New Kinect SDK
New Kinect SDK
Written by Harry Fairhead   
Tuesday, 09 October 2012

Microsoft has just announced another upgrade to the Kinect SDK and among the new features is support for Windows 8 and access to more sensor data.

The new SDK is welcome, although it is becoming difficult to keep up with the changes - fortunately, everything seems to be backwards compatible.

Microsoft is making a point of encouraging people to upgrade by saying they have nothing to lose. However, before you do, here is one reason why you might not want to.

The most important single change is that you now have to use Visual Studio 2012, which many regard as a gray boring replacement for 2010.  You can still use the free Express version but it has to be Visual Studio Express 2012. Note: Express 2012 will run on both Windows 7 and Windows 8.



Microsoft has pointed out that the SDK will work with Visual Studio 2010 or 2012.  The system requirements are detailed at:

So there is no need to spend time considering the upgrade - just do it.




The big news, if you live in China, is that with the release of the new SDK you can now go and buy a Kinect sensor. Given the number of potential developers China could offer the Kinect, the rest of us had better start working faster.

Microsoft promises to add seven more countries: Chile, Colombia, the Czech Republic, Greece, Hungary, Poland, and Puerto Rico, very soon.


According to the Windows Kinect Blog, the key improvements to the SDK, from the developer's point of view are:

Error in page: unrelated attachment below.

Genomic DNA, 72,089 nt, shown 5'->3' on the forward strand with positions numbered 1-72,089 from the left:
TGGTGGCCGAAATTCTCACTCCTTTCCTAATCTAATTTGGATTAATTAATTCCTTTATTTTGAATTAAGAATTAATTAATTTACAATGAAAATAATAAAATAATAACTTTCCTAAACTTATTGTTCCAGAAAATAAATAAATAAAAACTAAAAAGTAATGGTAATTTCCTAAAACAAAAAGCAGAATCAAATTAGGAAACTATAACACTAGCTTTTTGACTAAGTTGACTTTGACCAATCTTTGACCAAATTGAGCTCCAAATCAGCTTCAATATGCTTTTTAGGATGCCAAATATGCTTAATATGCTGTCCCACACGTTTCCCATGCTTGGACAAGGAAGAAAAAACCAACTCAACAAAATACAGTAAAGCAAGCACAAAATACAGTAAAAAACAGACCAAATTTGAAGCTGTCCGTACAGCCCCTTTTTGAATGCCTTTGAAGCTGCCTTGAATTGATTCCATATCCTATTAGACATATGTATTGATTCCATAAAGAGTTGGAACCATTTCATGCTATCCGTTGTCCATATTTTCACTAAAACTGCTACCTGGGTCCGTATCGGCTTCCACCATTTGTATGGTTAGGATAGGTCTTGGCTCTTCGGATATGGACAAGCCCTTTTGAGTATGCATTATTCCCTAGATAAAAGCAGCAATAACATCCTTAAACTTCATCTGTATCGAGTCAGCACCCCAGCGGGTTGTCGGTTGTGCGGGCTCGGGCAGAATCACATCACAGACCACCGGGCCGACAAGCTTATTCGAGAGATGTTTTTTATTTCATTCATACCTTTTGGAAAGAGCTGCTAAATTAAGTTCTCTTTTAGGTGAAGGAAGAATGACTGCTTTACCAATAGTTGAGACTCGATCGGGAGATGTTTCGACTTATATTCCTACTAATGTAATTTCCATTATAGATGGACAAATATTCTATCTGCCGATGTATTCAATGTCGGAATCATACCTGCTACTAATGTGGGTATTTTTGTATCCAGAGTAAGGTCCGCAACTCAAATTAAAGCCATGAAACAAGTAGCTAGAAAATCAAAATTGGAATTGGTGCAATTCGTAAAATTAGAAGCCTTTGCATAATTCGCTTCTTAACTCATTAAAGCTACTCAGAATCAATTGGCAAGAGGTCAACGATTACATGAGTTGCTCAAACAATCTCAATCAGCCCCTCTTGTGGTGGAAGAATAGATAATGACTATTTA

• Data from the sensor's 3-axis accelerometer is now exposed in the API. You may not have noticed that the Kinect has an accelerometer but now you can start to think up clever uses for it. Adding dead reckoning positioning for the sensor and general orientation information could be used to improve mobile data gathering.
  • Extended-range depth data now provides details beyond 4 meters although at a lower accuracy.
  • Color camera settings, such as brightness and exposure, can now be set explicitly by the application, allowing developers to tune a Kinect for Windows sensor’s environment.
  • The infrared stream is now exposed in the API.  Yes this means you can now use the IR camera directly. What could you use it for - how about a see in the dark application?
  • You can now change the IR status faster so that you can support multiple overlapping sensors

The developer tools, specifically Kinect Studio, have also been updated. There is now a German speech recognition language pack and you can track skeletons using multiple sensors.

The new Windows 8 compatibility mode is clearly a big deal for Microsoft, but it is difficult to gage how immediately useful this will be. You can only create desktop applications, so really this isn't much of a story as the difference between Window  7 desktop apps and Windows 8 desktop apps is small.

A slightly odd addition is the ability to use the Kinect with a copy of Windows running on a virtual machine - Hyper-V, VMware and Parallels. Given speed is a major problem for most Kinect applications, it isn't clear that running on a VM is going to be useful.

Ben Lower of Microsoft adds:

This is for two primary purposes:

a.       Using a linux or OSX machine as the primary dev box -> now these developers can create & spin up a Windows VM and still develop Kinect for Windows experiences using their primary dev machine

b.      More testing options -> VM support means developers have more options for automated testing as well as testing across different machine configurations






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Last Updated ( Sunday, 14 October 2012 )

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